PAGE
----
The damage from back to back hurricanes in Florida and Texas could stretch resources among relief agencies. Some local Salvation Army staff are doing double duty to help round up more volunteers.
Lana Barnhill has only been working at the Salvation Army as volunteer liaison for six months. But with the onslaught of two hurricanes back to back her work load has doubled.
"There are people that have been serving in Texas for some time and they are cycling them out every two weeks. so we need to replace them and have people ready and able to go," she said.
The local Salvation Army and Red Cross have already sent volunteers to Texas for Hurricane Harvey relief. Now that Hurricane Irma swept through Florida there's a huge demand for more help, creating a bigger challenge than usual on the Salvation Army's volunteer base.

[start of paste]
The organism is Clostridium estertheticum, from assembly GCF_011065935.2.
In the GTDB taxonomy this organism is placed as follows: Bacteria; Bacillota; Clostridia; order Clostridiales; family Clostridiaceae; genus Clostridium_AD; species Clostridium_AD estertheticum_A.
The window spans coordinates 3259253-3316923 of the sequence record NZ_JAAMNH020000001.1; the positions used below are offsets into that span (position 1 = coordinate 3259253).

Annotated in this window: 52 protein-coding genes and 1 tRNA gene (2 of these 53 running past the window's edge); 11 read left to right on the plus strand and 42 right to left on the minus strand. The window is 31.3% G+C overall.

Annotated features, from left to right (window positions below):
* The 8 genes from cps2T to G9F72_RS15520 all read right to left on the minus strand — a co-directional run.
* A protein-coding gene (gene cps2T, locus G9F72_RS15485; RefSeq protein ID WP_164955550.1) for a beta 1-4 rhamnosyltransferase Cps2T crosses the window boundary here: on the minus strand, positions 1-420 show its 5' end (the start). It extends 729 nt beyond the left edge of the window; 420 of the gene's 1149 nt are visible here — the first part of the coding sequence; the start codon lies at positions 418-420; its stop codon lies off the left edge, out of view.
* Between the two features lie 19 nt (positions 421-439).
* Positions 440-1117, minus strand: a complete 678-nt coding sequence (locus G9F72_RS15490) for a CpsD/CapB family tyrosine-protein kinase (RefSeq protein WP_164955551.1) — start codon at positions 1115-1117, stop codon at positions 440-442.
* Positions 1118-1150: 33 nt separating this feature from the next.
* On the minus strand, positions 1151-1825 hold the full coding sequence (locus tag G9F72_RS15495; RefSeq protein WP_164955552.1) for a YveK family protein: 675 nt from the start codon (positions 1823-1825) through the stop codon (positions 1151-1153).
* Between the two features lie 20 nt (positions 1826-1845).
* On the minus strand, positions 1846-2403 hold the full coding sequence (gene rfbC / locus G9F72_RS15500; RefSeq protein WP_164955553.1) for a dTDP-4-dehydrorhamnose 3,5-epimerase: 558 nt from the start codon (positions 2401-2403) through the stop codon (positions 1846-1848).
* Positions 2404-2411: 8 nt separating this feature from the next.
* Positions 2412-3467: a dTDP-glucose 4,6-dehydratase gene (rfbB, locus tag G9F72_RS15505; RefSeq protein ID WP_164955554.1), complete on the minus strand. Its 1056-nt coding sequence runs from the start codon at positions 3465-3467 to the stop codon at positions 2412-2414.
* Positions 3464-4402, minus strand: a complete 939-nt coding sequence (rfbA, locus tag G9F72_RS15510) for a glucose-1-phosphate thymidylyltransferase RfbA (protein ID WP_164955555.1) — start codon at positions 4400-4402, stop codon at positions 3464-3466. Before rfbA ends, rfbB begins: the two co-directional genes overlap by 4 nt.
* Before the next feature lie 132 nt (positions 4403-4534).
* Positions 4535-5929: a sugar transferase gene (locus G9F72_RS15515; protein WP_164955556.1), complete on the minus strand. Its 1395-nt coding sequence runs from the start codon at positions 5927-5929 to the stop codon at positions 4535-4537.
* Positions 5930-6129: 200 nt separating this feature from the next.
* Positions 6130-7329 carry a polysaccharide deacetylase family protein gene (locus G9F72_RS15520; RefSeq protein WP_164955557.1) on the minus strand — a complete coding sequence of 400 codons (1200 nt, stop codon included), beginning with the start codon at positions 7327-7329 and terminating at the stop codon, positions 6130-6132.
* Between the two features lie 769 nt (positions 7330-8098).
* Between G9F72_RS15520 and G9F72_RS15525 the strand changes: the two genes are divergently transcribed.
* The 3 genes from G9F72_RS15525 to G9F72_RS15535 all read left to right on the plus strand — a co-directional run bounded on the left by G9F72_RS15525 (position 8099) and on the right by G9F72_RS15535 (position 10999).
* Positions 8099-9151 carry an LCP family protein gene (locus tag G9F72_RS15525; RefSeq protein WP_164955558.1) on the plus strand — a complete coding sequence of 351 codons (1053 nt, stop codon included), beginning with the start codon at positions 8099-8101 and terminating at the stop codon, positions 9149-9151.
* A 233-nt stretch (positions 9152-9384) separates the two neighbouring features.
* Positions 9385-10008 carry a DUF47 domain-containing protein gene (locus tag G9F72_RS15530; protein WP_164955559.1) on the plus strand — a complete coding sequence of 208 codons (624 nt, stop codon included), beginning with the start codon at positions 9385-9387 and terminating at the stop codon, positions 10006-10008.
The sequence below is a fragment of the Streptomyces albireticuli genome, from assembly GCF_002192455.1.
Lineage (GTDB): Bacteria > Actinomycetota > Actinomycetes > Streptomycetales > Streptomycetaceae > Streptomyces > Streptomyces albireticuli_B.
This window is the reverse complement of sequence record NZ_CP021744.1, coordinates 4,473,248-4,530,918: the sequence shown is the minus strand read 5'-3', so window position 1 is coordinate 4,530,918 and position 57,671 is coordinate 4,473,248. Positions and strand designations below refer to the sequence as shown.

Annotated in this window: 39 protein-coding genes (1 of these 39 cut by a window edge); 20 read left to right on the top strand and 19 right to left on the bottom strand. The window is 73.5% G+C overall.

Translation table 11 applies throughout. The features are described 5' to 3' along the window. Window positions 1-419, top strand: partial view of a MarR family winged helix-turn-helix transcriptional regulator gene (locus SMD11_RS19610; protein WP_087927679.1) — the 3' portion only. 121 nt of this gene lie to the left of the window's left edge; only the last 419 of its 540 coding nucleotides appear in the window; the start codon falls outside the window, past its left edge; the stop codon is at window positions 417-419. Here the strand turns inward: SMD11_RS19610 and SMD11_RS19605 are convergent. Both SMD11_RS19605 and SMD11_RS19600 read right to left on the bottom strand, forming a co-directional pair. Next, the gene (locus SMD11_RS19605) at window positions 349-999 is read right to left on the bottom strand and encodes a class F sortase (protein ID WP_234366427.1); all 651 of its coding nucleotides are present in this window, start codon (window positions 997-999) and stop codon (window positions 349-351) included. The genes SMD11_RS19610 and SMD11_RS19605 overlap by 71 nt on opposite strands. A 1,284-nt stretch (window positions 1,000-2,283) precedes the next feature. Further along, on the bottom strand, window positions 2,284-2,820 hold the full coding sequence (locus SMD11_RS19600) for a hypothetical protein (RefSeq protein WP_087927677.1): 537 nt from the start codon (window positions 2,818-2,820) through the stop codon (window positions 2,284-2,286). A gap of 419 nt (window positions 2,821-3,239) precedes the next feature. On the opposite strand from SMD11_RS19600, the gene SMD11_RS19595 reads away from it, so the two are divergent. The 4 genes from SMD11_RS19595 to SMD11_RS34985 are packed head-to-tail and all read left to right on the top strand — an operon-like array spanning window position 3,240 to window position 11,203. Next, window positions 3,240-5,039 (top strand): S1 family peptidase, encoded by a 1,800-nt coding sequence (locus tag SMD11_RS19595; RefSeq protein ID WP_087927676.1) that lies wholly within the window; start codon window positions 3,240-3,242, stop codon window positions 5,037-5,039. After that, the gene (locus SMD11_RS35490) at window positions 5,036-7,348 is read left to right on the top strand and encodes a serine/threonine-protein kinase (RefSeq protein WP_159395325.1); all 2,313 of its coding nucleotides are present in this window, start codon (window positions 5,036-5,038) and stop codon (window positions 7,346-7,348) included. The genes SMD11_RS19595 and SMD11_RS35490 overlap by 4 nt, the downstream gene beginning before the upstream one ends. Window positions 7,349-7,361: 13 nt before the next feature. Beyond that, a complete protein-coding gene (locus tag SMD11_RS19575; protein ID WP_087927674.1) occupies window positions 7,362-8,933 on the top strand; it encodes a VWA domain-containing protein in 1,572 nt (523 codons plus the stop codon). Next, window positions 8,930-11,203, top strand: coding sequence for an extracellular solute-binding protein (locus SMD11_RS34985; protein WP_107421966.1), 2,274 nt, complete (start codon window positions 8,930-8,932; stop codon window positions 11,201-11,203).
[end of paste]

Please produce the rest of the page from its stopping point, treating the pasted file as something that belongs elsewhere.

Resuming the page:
"There is more pressure because we not only have to help out down south but we still have to be on call here if something happens, " said Salvation Army Spokesperson Sam Amick.
Amick says when Hurricane Katrina hit in 2005 in New Orleans Salvation Army volunteers were involved in that relief for two years. That's why the agency is revving up it's appeal for volunteers.
"Something this large requires more volunteers, more resources. this is not like anything we've seen in history," Amick said.
He says there could be as many as 150 local volunteers sent to Texas and Florida and he expects that the disaster relief effort could last two years or longer.